Pre-General Availability Draft: 2017-08-21
This section describes how the MySQL server uses character sets for constructing error messages and returning them to clients. For information about the language of error messages (rather than the character set), see Section 10.2, “Setting the Error Message Language”. For general information about configuring error logging, see Section 5.4.2, “The Error Log”.
The server constructs error messages using UTF-8 and returns
them to clients in the character set specified by the
The server constructs error messages as follows:
The message template uses UTF-8.
Parameters in the message template are replaced with values that apply to a specific error occurrence:
Identifiers such as table or column names use UTF-8 internally so they are copied as is.
Character (nonbinary) string values are converted from their character set to UTF-8.
Binary string values are copied as is for bytes in the range
0x7E, and using
\xhexadecimal encoding for bytes outside that range. For example, if a duplicate-key error occurs for an attempt to insert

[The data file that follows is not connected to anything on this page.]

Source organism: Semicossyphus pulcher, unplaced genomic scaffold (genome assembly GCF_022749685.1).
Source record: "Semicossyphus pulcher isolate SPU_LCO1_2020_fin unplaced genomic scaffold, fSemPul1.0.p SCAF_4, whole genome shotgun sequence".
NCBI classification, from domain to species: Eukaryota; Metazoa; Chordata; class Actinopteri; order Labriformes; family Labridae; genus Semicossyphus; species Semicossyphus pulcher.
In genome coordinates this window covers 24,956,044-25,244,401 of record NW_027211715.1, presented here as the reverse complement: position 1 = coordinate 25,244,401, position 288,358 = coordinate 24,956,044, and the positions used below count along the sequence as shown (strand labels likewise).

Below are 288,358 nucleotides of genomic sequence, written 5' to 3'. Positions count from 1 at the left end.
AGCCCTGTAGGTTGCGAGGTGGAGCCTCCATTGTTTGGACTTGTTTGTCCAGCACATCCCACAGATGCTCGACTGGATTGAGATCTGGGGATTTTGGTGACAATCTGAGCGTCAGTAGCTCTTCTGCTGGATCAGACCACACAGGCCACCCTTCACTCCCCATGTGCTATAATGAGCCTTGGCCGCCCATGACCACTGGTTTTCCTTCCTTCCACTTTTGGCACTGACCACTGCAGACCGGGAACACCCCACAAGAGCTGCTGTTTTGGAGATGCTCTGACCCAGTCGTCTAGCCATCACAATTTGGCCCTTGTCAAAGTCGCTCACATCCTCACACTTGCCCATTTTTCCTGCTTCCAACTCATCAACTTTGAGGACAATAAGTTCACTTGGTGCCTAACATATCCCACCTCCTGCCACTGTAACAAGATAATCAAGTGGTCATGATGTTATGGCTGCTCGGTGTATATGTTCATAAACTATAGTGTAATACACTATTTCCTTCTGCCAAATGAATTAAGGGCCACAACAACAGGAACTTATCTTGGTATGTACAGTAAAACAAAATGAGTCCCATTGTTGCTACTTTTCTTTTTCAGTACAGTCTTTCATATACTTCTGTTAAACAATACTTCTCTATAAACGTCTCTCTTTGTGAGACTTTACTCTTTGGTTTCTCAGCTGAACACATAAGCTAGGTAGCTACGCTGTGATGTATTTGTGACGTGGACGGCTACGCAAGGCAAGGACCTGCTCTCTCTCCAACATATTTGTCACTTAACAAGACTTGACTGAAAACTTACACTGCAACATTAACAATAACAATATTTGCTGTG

VARBINARYunique column, the resulting error message uses UTF-8 with some bytes hexadecimal encoded:
Duplicate entry 'A\xC3\x9F' for key 1
To return a message to the client after it has been constructed,
the server converts it from UTF-8 to the character set specified
system variable. If
character_set_results has a
no conversion occurs. No conversion occurs if the variable value
utf8, either, because that matches the
original error message character set.
For characters that cannot be represented in
encoding may occur during the conversion. The encoding uses
Unicode code point values:
Characters in the Basic Multilingual Plane (BMP) range (
0xFFFF) are written using
Characters outside the BMP range (
0x10FFFF) are written using
Clients can set
control the character set in which they receive error messages.
The variable can be set directly, or indirectly by means such as
SET NAMES. For more information
see Section 10.1.4, “Connection Character Sets and Collations”.
The encoding that occurs during the conversion to
returning error messages to clients can result in different
message content compared to earlier versions (before MySQL 5.5).
For example, if an error occurs for an attempt to drop a table
ペ (KATAKANA LETTER PE) and
character_set_results is a
character set such as
latin1 that does not
contain that character, the resulting message sent to the client
has an encoded table name:
ERROR 1051 (42S02): Unknown table '\30DA'
Before MySQL 5.5, the name is not encoded:
ERROR 1051 (42S02): Unknown table 'ペ'